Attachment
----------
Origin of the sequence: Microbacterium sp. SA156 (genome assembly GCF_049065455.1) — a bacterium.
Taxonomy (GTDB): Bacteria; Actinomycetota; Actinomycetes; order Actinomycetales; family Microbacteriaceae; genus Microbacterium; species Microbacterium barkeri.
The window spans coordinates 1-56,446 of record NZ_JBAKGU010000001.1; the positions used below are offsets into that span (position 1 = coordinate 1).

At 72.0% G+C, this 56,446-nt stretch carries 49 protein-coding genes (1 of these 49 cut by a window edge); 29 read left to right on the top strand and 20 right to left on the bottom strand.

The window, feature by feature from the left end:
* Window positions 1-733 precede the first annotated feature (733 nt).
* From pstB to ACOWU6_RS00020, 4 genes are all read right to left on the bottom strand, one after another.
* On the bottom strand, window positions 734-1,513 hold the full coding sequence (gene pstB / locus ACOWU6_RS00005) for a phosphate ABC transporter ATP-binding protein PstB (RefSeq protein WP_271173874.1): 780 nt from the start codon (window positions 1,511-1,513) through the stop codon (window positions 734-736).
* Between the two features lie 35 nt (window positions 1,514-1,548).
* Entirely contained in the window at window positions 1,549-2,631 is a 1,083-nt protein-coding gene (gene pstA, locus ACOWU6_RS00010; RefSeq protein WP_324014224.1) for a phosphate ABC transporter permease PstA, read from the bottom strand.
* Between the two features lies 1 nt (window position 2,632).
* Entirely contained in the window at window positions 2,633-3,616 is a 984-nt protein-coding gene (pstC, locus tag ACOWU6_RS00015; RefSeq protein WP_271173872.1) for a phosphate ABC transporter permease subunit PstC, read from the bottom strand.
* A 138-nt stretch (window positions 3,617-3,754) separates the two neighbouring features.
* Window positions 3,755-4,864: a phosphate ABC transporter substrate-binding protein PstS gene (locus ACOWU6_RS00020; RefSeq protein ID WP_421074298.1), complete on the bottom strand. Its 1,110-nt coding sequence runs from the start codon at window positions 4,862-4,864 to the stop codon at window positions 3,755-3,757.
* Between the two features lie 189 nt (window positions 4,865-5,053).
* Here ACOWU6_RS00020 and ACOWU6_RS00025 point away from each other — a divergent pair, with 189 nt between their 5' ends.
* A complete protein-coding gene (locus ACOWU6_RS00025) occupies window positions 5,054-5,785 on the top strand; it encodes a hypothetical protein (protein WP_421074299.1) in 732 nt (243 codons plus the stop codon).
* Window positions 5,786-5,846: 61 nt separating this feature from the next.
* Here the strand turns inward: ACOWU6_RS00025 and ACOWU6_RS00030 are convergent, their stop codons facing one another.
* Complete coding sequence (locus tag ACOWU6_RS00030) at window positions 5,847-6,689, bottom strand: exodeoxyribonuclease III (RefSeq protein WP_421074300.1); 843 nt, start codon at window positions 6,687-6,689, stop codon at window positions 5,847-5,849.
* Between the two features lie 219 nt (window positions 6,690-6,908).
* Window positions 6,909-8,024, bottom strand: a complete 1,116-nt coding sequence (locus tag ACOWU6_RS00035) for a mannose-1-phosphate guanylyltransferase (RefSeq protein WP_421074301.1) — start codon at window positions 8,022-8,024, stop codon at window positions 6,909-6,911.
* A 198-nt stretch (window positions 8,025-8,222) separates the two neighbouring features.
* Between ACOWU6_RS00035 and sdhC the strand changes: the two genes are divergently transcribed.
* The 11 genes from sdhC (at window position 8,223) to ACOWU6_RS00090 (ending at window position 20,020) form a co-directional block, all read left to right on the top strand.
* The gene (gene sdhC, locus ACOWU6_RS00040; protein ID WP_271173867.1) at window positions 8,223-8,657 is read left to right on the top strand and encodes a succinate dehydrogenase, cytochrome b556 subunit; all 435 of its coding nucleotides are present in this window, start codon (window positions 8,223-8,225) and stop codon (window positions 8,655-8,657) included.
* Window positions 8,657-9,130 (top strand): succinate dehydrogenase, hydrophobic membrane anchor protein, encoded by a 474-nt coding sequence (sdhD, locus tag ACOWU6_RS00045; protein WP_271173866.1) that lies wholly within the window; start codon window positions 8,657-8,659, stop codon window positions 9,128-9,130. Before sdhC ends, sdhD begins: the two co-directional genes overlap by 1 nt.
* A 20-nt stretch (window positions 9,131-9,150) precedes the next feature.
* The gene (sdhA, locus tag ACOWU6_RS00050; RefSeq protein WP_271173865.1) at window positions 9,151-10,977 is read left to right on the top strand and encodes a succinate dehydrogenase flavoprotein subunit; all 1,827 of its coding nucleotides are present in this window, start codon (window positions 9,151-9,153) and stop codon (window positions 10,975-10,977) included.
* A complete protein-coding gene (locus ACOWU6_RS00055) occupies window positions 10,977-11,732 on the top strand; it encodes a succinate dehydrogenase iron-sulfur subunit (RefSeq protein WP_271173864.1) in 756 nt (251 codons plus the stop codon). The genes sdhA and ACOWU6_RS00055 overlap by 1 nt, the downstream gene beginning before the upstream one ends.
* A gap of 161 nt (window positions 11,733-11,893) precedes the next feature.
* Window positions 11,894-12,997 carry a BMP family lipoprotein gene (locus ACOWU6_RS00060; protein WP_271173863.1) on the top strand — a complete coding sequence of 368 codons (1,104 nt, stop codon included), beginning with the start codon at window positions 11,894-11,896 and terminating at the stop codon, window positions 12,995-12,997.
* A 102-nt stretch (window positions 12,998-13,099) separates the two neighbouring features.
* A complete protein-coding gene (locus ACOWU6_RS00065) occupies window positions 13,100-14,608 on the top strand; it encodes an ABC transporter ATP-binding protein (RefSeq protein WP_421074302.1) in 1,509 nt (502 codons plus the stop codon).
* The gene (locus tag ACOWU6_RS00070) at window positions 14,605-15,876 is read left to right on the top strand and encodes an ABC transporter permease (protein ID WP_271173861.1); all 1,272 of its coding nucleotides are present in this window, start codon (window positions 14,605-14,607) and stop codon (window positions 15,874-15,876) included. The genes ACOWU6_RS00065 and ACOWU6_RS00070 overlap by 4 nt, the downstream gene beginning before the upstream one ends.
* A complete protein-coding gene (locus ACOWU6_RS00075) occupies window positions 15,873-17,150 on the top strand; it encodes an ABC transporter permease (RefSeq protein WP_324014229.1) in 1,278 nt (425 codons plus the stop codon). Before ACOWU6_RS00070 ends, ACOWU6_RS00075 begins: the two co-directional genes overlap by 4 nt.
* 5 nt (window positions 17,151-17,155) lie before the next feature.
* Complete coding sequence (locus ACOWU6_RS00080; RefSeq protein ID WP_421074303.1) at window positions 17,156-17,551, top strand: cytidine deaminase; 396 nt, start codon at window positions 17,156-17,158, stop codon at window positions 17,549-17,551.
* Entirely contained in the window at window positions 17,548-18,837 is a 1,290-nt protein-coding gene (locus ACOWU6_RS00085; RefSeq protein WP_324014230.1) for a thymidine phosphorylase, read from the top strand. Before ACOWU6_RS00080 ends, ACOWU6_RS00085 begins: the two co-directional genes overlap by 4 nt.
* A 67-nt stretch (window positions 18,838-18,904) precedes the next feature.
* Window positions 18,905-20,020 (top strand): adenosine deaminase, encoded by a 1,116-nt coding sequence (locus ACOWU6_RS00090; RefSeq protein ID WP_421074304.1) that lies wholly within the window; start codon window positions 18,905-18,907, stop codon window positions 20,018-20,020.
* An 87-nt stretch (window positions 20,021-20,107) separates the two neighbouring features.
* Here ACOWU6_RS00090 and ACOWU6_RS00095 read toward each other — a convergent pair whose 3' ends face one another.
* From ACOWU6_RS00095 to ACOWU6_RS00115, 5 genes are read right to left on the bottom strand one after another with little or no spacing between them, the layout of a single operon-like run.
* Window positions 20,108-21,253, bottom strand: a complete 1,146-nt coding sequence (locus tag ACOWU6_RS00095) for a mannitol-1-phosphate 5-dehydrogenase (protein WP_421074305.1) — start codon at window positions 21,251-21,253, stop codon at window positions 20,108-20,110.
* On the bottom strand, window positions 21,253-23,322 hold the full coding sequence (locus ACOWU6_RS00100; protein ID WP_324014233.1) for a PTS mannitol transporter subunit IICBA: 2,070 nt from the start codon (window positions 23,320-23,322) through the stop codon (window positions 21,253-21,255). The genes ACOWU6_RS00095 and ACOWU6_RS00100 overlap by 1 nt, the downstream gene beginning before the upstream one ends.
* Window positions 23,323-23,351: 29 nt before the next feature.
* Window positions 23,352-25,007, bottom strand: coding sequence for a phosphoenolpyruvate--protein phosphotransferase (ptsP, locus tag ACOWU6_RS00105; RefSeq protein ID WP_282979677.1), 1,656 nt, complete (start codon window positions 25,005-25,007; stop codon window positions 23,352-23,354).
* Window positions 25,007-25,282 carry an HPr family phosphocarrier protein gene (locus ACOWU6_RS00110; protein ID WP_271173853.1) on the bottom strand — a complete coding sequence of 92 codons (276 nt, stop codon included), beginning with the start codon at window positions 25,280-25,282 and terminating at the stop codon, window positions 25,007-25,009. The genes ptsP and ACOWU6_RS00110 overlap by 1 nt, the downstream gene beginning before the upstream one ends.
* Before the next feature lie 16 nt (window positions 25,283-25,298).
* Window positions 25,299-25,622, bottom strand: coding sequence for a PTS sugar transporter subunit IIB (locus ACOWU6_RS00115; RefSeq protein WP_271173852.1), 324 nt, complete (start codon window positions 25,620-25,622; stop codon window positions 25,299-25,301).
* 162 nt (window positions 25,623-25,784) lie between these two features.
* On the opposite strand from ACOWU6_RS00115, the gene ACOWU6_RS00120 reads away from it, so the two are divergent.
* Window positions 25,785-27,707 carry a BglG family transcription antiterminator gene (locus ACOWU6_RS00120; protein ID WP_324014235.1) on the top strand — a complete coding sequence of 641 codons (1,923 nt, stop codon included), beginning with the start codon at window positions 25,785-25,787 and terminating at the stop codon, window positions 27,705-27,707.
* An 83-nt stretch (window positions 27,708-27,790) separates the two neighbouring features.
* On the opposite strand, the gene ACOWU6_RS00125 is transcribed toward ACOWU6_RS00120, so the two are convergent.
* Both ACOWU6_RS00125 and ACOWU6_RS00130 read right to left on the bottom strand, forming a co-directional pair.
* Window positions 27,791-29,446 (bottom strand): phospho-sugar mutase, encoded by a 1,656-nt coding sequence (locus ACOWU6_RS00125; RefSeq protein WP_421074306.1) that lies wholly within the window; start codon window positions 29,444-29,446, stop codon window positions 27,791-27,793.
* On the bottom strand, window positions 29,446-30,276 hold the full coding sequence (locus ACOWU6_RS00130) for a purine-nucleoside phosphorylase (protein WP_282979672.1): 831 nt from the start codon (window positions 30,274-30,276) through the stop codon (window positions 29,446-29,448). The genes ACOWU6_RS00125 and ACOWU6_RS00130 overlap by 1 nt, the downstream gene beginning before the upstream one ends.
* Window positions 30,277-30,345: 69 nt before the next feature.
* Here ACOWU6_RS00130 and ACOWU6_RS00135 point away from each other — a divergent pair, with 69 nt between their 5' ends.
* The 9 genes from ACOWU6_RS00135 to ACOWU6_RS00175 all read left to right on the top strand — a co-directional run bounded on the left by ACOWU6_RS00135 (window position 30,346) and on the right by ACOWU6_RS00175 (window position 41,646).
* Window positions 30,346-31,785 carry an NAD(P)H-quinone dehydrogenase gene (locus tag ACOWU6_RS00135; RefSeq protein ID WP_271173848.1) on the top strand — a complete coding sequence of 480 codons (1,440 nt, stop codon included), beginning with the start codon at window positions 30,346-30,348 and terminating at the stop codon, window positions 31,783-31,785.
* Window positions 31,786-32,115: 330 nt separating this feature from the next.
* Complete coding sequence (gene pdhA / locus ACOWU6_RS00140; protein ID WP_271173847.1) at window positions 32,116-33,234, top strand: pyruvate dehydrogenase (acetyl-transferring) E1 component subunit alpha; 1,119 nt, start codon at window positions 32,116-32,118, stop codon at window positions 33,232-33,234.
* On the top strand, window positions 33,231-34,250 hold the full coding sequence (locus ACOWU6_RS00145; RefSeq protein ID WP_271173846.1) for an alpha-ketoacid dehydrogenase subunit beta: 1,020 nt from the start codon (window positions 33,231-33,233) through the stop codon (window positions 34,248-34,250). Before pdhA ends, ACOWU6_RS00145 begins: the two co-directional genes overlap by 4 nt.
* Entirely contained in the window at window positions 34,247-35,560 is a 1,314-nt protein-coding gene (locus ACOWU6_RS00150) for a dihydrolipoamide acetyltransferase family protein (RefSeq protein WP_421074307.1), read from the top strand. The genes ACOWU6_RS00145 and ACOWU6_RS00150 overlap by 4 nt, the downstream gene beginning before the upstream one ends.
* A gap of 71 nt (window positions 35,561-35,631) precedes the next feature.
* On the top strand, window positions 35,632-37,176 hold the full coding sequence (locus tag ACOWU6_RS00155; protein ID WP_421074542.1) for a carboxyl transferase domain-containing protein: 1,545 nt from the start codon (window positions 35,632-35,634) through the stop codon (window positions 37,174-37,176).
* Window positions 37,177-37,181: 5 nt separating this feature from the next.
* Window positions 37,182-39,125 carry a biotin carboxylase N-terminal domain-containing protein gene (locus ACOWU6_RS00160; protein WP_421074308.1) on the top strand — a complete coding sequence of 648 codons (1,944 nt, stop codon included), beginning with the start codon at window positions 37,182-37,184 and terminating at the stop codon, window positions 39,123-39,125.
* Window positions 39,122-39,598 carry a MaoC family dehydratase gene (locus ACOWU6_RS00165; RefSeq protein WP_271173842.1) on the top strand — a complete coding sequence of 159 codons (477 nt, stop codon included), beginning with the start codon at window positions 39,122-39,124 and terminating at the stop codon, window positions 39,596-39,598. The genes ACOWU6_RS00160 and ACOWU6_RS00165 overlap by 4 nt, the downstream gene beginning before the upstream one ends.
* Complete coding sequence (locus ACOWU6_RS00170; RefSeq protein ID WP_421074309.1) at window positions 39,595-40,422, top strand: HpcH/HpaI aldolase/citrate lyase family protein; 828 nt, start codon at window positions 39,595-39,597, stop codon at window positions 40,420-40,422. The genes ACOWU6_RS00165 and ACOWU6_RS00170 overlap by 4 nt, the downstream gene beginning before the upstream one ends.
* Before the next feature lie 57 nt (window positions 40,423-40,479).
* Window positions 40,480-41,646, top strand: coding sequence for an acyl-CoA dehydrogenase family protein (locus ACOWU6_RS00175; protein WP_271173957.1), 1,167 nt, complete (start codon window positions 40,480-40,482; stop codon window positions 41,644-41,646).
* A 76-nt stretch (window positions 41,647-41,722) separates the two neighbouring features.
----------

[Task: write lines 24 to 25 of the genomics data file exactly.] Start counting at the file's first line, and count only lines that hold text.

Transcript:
* Between ACOWU6_RS00035 and sdhC the strand changes: the two genes are divergently transcribed.
* The 11 genes from sdhC (at window position 8,223) to ACOWU6_RS00090 (ending at window position 20,020) form a co-directional block, all read left to right on the top strand.